Ministry probes purchase of circuit breakers from blacklisted companies

Ministry asks Discos to submit report, as engineers point out ‘wrongdoing’ in Gepco, Mepco

LAHORE: The Ministry of Energy has expressed deep concern over revelations that distribution companies (Discos) purchased 132kV circuit breakers worth millions of rupees from blacklisted firms through local suppliers. The Ministry has demanded an urgent report from all Discos following complaints filed by engineering associations from Gujranwala Electric Power Company (Gepco) and Multan Electric Power Company (Mepco).

An unnamed official lamented, “I wonder how Discos, particularly Gepco and Mepco, could place orders with local firms known for sourcing circuit breakers and equipment from blacklisted entities.”

The official further disclosed that despite a recent ban imposed by the Asian Development Bank on an international company involved in such practices, Gepco and Mepco continued to issue purchase orders totaling nearly Rs1 billion to these firms.

In contrast, Faisalabad Electric Supply Company declined to procure from local manufacturers implicated in dealings with blacklisted firms, as per documents.

The Power Division has instructed all Disco CEOs to promptly submit detailed reports on these transactions. The Ministry’s letter, drafted by the section officer (Disco-II), cited specific corruption allegations related to recent tenders and purchases.

The engineering associations, in their complaint to the Ministry, accused Discos of unprecedented corruption and collusion with local suppliers who have undue influence in procurement processes. They highlighted discrepancies in pricing, noting that circuit breakers were being acquired at significantly inflated rates compared to available alternatives.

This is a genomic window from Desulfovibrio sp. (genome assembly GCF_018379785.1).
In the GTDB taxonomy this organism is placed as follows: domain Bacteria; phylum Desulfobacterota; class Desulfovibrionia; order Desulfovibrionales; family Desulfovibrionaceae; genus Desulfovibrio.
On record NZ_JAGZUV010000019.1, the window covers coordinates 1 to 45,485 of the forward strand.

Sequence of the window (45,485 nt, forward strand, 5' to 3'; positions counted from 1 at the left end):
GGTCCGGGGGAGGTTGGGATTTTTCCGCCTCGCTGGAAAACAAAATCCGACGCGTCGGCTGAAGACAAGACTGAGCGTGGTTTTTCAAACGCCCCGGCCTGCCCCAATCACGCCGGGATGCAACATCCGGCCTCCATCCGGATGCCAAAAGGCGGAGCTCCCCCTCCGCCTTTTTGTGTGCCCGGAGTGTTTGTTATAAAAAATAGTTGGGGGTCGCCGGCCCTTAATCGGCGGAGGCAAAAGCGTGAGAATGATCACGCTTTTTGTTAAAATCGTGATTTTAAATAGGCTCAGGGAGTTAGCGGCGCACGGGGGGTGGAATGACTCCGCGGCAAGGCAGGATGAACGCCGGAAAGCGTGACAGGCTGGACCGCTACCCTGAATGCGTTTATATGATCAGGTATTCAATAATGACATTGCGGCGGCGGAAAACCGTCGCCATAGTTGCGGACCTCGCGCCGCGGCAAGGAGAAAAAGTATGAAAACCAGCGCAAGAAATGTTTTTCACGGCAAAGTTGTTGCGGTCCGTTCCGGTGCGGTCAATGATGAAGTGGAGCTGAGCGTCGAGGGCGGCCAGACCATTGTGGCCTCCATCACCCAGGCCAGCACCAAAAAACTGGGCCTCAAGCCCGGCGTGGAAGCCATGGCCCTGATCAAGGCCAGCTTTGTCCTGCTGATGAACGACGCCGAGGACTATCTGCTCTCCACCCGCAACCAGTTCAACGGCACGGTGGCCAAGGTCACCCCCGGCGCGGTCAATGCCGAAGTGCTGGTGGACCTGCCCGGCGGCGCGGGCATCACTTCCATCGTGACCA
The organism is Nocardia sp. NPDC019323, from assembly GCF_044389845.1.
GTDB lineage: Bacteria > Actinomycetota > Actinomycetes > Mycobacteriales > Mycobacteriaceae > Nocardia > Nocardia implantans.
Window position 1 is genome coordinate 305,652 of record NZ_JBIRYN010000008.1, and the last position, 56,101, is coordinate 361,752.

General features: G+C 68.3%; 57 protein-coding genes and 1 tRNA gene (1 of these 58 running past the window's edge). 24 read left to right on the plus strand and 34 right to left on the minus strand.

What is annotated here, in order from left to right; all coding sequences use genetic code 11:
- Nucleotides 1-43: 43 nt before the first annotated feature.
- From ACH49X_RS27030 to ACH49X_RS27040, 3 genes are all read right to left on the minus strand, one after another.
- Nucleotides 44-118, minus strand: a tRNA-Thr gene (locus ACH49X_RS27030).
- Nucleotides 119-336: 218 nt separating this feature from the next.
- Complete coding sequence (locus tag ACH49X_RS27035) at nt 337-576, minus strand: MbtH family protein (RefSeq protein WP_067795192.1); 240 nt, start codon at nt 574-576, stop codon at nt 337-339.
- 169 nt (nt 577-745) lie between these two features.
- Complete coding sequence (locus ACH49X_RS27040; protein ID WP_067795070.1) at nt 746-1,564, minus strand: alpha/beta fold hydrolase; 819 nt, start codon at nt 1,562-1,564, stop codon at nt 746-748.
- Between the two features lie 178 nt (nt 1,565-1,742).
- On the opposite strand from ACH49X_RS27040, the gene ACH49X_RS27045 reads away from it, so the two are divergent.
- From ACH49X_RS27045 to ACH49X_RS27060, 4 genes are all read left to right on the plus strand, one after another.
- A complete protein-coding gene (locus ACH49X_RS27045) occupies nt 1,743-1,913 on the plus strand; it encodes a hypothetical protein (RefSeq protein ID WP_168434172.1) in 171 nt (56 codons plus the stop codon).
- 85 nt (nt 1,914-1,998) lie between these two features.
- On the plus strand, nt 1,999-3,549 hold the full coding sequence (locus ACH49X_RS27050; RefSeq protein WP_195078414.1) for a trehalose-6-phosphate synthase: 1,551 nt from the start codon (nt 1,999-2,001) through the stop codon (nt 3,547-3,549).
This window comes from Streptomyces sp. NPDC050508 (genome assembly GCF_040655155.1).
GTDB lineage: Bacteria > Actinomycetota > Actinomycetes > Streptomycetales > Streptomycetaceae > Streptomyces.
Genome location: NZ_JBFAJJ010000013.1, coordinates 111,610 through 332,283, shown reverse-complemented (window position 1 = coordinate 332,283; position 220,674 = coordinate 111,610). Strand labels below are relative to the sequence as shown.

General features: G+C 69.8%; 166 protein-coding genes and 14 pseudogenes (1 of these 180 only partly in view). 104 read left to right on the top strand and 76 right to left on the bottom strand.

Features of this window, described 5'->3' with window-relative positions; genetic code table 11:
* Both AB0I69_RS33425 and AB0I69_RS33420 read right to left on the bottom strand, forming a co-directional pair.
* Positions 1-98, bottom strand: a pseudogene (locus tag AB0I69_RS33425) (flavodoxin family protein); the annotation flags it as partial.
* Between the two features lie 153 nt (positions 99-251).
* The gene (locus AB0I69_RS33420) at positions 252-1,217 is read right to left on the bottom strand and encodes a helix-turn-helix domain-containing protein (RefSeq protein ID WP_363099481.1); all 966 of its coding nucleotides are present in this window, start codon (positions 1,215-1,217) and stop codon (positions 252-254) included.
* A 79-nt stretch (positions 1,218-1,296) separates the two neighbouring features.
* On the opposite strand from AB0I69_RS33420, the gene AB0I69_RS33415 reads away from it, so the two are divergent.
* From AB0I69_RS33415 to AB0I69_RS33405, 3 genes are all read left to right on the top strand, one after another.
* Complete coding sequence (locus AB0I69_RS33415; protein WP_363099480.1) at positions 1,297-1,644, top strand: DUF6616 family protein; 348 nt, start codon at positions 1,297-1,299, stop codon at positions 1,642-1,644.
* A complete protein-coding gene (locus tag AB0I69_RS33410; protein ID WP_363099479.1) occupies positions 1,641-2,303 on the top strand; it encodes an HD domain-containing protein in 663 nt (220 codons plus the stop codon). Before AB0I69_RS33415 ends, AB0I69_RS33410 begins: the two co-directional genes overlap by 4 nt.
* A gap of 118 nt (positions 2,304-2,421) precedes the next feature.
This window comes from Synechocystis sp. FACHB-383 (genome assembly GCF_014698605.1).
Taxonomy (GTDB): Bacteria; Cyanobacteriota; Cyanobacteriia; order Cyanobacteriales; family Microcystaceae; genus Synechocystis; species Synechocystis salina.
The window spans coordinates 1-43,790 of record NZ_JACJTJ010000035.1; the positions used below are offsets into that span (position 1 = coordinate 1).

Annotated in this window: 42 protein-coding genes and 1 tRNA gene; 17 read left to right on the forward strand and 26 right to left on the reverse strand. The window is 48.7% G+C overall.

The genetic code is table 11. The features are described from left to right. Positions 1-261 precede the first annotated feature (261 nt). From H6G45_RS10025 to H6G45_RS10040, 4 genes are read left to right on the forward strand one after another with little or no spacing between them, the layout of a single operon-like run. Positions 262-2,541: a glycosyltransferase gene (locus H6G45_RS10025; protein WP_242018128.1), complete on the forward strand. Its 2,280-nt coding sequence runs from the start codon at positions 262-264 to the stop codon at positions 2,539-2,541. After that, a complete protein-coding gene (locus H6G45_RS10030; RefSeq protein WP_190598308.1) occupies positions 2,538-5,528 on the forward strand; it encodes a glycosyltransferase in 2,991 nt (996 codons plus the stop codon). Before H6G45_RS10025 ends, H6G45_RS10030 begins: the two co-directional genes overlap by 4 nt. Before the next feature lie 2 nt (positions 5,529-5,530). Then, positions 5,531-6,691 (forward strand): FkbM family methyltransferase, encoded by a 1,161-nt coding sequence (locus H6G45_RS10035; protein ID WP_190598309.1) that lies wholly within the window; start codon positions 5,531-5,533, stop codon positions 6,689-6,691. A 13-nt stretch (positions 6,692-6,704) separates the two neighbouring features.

The associations urged for a thorough investigation, requesting the involvement of an impartial officer and an expert from the Public Procurement Regulatory Authority (PPRA).

The Ministry, however, clarified that while it monitors such issues closely, operational independence of Discos is maintained, with the PPRA mandated to oversee procurement integrity in the public sector.

Notably, a letter from the Asian Development Bank’s Office of Anticorruption and Integrity underscored the severity of fraudulent practices, specifying a two-year debarment period for a foreign firm and its affiliates involved in submitting falsified compliance documents.

The senior ministry official emphasized that any intervention must align with PPRA guidelines to avoid legal challenges from affected companies, signaling ongoing vigilance by concerned ministry officers.

Monitoring Desk
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